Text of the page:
Laya Raki

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Raki (left) during a 1954 visit to Indonesia

Laya Raki (born Brunhilde Marie Alma Herta Jörns on July 27, 1927) is a former dancer and film actress popular in Germany in the 1950s and early 1960s. She also became an international star for her roles in English films and TV productions.


Laya Raki was born in Hamburg, Germany,[1] to acrobat Maria Althoff, and her partner, acrobat and clown Wilhelm Jörns. As she was an admirer of the famous dancer La Jana and liked to drink raki, she assumed the stage name Laya Raki.

She attracted attention for the first time in 1947–1950 as a dancer in Frankfurt and other German cities. When she performed in Berlin, her star began to rise: her 38-23-36[2] figure (5.35 ft, 110 lbs)[3] and erotic radiance became the talk of the town.

The film company DEFA engaged her for a small role as a dancer in the film The Council of the Gods, which won two awards. One newspaper, the Berliner Morgenpost, wrote that she was a great dancer with an expressive face rich in nuances. In the same year the press department of Real Film presented her as a new discovery in Third from the Right, a rather boring dance film, the highlight of which was the scene in which the scantily clad dancer Laya Raki (with only two white stars on her nipples) exposes herself to the lustful gazes of the male cinema audience. In 1953, she danced in the film Marriage for One Night. Her next film was The Rose of Stamboul, in which the Austrian actor Paul Hörbiger wants to marry her upon seeing her dancing. In Roter Mohn ("Red Poppy") she played the gypsy girl Ilonka who also conducted refreshing dialogues with the famous Viennese comic actor Hans Moser.

In 1954, she was lured to London by empty promises of film roles in the United Kingdom and in Hollywood. There she found herself unemployed, but her situation made headlines that opened opportunities. The J. Arthur Rank Film Company, which needed a slightly exotic type for a film in New Zealand, received her with open arms.[4] She was given the role of the Māori chieftain's seductive wife in The Seekers and created a worldwide stir by baring her breasts, 10 years before Rudi Gernreich's topless swimsuit.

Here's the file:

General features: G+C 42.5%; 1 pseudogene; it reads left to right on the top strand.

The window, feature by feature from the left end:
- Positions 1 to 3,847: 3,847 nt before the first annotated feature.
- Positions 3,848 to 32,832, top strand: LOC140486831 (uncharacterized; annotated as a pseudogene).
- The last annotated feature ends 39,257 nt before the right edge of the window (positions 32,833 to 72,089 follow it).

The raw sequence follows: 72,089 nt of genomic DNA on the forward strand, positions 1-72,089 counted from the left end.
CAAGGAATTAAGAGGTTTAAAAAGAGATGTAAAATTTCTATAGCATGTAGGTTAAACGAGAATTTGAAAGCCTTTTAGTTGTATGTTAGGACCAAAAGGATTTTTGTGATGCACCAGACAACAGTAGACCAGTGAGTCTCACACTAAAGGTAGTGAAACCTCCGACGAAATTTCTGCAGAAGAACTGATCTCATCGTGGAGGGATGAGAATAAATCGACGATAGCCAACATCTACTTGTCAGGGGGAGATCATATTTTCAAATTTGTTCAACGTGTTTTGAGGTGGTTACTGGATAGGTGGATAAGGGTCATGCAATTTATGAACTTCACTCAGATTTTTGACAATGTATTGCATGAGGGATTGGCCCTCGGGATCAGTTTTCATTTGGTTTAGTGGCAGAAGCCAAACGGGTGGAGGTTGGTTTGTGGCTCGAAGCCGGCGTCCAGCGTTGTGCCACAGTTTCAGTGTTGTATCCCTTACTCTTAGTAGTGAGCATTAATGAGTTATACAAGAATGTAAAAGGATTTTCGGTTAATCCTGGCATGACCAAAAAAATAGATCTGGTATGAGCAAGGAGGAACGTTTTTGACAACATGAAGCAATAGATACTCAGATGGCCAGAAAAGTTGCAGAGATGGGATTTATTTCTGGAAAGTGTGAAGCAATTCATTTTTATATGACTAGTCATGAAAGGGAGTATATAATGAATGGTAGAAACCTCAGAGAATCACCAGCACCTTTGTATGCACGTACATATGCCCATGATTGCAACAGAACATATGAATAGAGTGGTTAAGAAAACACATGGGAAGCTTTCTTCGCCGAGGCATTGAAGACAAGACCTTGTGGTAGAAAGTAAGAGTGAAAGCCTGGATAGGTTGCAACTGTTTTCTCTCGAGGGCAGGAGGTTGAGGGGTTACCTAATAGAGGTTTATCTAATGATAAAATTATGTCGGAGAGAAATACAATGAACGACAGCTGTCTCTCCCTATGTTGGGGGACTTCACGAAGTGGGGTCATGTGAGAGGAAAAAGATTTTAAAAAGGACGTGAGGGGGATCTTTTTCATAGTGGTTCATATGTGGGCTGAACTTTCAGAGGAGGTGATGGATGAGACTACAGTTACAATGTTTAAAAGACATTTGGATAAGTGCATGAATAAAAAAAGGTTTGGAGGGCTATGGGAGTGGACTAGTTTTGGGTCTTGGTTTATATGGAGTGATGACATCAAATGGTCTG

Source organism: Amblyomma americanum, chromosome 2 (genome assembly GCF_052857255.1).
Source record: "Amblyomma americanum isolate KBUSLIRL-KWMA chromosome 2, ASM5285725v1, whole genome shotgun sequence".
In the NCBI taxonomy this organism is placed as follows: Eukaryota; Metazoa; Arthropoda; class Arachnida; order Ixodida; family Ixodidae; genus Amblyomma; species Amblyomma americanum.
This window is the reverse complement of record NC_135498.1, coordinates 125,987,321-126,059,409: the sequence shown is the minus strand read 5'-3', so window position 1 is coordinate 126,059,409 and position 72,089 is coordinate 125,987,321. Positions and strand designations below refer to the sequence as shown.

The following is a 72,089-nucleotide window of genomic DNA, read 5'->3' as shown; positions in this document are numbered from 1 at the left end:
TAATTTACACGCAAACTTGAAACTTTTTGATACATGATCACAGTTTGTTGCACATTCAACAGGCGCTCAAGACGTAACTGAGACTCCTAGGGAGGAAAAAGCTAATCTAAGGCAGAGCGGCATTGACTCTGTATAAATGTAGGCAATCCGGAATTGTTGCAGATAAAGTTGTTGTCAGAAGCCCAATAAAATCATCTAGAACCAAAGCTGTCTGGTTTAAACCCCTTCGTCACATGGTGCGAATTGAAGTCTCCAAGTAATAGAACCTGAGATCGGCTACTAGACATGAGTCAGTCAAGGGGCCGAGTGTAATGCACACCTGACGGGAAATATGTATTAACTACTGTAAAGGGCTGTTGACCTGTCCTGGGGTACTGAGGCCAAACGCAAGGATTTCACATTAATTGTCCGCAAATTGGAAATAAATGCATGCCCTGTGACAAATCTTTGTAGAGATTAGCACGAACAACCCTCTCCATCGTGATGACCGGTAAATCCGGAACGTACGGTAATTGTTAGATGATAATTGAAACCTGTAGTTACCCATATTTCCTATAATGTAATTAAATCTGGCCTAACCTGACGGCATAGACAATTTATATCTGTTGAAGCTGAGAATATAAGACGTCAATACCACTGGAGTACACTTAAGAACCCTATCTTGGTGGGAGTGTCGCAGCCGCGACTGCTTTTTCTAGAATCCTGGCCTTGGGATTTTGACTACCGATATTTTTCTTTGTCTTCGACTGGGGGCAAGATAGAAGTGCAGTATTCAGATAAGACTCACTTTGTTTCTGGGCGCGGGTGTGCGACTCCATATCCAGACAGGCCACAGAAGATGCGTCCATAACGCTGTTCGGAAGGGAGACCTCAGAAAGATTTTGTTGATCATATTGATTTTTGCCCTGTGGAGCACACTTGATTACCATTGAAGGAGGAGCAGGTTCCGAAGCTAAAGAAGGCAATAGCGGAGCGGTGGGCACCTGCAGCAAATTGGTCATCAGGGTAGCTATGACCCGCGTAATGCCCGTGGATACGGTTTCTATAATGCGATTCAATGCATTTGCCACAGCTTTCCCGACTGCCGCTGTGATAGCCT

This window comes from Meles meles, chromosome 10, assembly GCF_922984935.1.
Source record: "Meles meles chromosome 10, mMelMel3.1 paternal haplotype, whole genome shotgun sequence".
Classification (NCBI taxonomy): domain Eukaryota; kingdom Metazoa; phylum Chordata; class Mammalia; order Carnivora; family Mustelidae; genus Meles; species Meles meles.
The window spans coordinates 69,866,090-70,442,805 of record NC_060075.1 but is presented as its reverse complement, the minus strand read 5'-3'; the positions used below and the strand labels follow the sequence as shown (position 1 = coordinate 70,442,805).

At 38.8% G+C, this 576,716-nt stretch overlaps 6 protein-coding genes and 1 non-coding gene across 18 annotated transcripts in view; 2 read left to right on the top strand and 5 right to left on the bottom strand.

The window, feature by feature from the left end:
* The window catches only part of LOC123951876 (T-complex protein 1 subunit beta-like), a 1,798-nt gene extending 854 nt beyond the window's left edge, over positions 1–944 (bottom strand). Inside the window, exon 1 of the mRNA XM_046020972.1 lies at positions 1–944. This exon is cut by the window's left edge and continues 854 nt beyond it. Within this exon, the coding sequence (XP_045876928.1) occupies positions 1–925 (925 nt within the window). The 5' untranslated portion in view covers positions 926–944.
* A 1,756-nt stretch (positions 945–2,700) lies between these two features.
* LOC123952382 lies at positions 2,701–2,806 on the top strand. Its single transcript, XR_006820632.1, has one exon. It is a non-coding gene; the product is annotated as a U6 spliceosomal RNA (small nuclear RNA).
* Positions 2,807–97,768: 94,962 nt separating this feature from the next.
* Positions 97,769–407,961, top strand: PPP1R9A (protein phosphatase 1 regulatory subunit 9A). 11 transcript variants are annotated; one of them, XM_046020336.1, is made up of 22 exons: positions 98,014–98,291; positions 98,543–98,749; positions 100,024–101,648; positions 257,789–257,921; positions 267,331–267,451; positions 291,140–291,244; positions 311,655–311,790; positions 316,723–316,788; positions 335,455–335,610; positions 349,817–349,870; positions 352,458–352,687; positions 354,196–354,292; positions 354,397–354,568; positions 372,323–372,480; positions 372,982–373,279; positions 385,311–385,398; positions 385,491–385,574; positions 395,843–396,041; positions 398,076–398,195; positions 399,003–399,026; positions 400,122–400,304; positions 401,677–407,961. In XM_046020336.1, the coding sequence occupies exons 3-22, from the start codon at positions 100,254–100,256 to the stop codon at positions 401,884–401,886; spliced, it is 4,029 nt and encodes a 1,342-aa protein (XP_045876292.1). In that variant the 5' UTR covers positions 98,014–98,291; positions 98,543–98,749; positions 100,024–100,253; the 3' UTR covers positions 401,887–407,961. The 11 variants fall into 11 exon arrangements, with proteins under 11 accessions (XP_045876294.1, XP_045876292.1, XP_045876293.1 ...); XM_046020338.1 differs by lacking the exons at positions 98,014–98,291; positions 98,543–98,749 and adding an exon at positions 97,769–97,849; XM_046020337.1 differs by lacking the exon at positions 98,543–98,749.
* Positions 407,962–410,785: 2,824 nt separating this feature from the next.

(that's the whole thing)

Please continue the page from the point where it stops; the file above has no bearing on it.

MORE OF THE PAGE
After having taken acting lessons in Hollywood, she appeared in several UK TV productions, including 39 episodes of the popular series Crane (1962–1965), which made her a well known actress. In it Laya Raki starred as Halima, a Moroccan dancer and bartender, who is the partner of the title character, the bar owner and smuggler Richard Crane, played by Patrick Allen.

She appeared in revealing outfits in film and photographs, and captured men's attention like no other German showgirl in the 1950s. She modeled for postcards, pin-up photographs and magazines all over the world. The Broadway columnist Earl Wilson noted her preference for scanty clothing: "You should have seen Laya Raki. Even if she is dressed, she looks like, as if she only wears the zipper and has forgotten the material". Of course he placed some photos of her in "Earl Wilson's Album of Showgirls (1st Issue! 1956)".

In 1962, she sang and recorded "Faire l`amour" and "Oh Johnny hier nicht parken", which are still available as singles and on CD-ROMs. The latter was banned by a Nuremberg court who thought her ecstatic moaning was imitating coitus.

At the age of 30, Laya Raki married the Australian actor Ron Randell in London. "He is the best and most beautiful man of the world", she said, and remained at his side until he died on June 11, 2005, in Los Angeles.



  1. ^ or in Calvörde near Helmstedt
  2. ^ ___ Laya Raki – Biography
  3. ^ Ecran Magazine #1581, 32pages, published in Chile in Spanish on 12 May 1961
  4. ^ "Top British film star visits Sydney". The Australian Women's Weekly. National Library of Australia. 3 February 1954. p. 38. Retrieved 10 July 2012. 

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